In hindsight, Carson Wentz was choice over Kirk Cousins

Tedy, Herm 'flying together' with Eagles over Redskins (0:55)

Tedy Bruschi and Herm Edwards both agree the Eagles are one of the best teams in the NFL and will prevail over Washington on Monday. (0:55)

ASHBURN, Va. -- Before training camps began, we had a question to answer for our NFC East roundtable: Which quarterback in the division would you want for the next three years? The consensus among the three of us who don't cover the Eagles: Redskins QB Kirk Cousins. I think that had to surprise my Philadelphia counterpart, Tim McManus. My guess: Things have changed -- and it's not because of how Cousins has played. That leads me to the mailbag.

John Keim: I understand why the question is phrased this way, but really, it could also be asked this way: Which quarterbacks in the NFL would you rather have ahead of Carson Wentz? There aren’t many.

The question will get an on-field answer when Cousins and Wentz square off as the Redskins face the Eagles in Philadelphia on Monday night.

This past summer, it was hard to know how much Wentz’s game had grown, or would grow. But it’s easy to see now. He’d be at the top of that NFC East list for me now (I’m still a fan of Cowboys QB Dak Prescott, but Wentz, to me, rates an edge). When I answered the question this summer, Prescott was second on my list. Close call.

I like Cousins; he’s a good quarterback. He’s not irreplaceable, but he is good and I trust what those who have worked with him for a long time think of his ability. They were high on him before he excelled. However, he’s not Wentz -- and that’s not a criticism. The Redskins can go far with Cousins, provided other parts fall right -- as has happened with the Eagles' defense.

Wentz is headed to a different level, if he continues to progress at the rate he’s on in his first two seasons. And yes, even if you like Cousins, it would be hard to say you wouldn’t want Wentz. He was the second pick in the draft for a reason -- and he’s proving the Eagles right for taking him that high.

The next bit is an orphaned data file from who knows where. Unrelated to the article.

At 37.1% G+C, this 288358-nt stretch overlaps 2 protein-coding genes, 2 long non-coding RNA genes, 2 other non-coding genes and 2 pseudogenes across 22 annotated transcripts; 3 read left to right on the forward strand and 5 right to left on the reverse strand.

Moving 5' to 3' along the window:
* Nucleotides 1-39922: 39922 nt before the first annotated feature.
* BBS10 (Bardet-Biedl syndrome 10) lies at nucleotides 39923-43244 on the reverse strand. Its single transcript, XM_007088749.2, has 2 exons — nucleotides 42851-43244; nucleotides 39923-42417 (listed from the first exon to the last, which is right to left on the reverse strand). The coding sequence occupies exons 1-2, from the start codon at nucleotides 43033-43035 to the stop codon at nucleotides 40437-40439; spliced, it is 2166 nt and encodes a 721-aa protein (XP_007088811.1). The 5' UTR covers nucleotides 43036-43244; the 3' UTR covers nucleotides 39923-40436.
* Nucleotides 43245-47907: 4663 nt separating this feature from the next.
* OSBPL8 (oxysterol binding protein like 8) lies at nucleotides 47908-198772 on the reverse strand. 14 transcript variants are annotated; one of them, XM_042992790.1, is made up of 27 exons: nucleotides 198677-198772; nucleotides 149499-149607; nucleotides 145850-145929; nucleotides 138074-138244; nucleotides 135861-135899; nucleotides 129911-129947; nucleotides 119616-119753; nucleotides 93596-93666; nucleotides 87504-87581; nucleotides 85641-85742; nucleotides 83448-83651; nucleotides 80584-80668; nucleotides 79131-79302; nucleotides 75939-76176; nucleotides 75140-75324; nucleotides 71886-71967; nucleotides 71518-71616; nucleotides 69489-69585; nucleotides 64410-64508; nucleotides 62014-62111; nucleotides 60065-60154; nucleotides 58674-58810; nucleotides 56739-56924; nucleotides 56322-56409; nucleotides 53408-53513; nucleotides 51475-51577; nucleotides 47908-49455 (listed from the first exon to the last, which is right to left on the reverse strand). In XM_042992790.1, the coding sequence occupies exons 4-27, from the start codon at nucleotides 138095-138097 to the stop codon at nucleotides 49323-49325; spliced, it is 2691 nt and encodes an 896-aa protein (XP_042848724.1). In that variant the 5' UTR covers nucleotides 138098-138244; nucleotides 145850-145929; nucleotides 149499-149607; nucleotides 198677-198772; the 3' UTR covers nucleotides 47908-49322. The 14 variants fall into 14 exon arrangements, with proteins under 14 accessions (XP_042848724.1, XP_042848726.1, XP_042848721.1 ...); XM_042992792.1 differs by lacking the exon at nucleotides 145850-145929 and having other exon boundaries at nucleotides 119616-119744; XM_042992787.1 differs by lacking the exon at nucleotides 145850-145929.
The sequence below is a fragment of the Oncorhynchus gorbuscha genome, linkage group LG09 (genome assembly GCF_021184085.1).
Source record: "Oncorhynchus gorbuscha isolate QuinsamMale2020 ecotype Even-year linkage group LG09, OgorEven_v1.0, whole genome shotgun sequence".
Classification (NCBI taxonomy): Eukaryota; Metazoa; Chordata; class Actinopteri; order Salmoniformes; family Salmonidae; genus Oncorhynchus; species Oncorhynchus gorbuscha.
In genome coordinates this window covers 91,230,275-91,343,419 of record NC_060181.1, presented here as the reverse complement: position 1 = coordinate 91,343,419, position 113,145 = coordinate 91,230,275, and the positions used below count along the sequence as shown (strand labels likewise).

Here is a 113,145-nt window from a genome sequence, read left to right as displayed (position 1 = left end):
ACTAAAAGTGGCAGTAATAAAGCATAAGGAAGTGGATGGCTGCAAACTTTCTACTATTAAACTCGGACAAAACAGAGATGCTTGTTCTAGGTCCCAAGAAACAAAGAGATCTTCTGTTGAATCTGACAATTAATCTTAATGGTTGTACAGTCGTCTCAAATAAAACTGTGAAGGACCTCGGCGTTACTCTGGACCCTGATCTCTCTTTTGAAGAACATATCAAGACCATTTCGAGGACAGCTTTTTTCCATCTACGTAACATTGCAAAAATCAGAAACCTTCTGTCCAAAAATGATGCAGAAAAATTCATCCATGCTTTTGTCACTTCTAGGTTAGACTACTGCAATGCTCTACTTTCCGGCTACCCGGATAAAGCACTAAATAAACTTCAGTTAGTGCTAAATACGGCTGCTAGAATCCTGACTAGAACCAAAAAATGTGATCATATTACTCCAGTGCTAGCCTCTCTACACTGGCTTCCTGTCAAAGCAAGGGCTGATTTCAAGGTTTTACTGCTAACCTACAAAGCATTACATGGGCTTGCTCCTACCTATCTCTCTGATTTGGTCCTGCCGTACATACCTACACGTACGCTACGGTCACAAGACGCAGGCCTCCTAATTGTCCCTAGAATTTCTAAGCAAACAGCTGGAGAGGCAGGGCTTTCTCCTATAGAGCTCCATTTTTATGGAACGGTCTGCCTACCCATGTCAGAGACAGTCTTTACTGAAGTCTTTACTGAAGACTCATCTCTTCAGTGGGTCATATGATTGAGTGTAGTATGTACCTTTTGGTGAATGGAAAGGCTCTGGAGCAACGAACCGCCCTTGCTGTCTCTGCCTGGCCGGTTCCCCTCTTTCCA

One NFL writer I respect, Sports Illustrated’s Andy Benoit, had Cousins No. 12 on his list of top-20 quarterbacks for the rest of the season. Cousins was third among division quarterbacks. Benoit had Wentz at No. 6; and Eli Manning at ninth (too high for me). Here’s what he wrote about Wentz:

“We thought before the season that Eagles head coach Doug Pederson might expand the offense to better capitalize on Wentz’s late-in-the-down playmaking prowess. He has, and Wentz has responded. You can’t teach a quarterback to keep his eyes downfield under duress the way Wentz does, and you certainly can’t teach him to make Wentz’s strong-armed throws, which can come off design or improvisation.”

And that last part is why you’d be silly to not take Wentz. Cousins has a lot of skills, but what separates Wentz from others is the ability to go off schedule. Cousins has run more, but when he does, he usually makes plays with his legs rather than his arm. Wentz has hurt teams with his arm in these situations, keeping plays alive only to sting them downfield. Just look at the season opener, in which he spun off one tackle attempt, stepped up, moved back to his left and then hit Nelson Agholor for a 58-yard touchdown.

There are areas Wentz must clean up; he’s not great under duress when contained in the pocket -- he completes just 38.6 percent of such passes, according to ESPN Stats & Information. But the man is 6-foot-5, so he can see over the rush -- and doesn’t let it bother him. He’s big, strong and athletic. He doesn't get rattled.

“He’s progressed at a rate as fast as anybody I’ve seen, really,” Redskins coach Jay Gruden told Philadelphia reporters Thursday. “His ability to make plays in the pocket, his ability to stay in the pocket in the face of a rush and still deliver balls accurately, his command of the offense. I think he’s already proven this short in his career that he’s one of the top quarterbacks in the league, quite frankly, and he’s going to be for a long time. And I don’t know how he got to Philadelphia. And I’m very upset about that.”

We don’t know how much longer Cousins will be in Washington (if the Redskins don’t franchise-tag him, this is likely his last year). We do know Wentz will be in Philadelphia a long time. That’s going to be very good for the Eagles.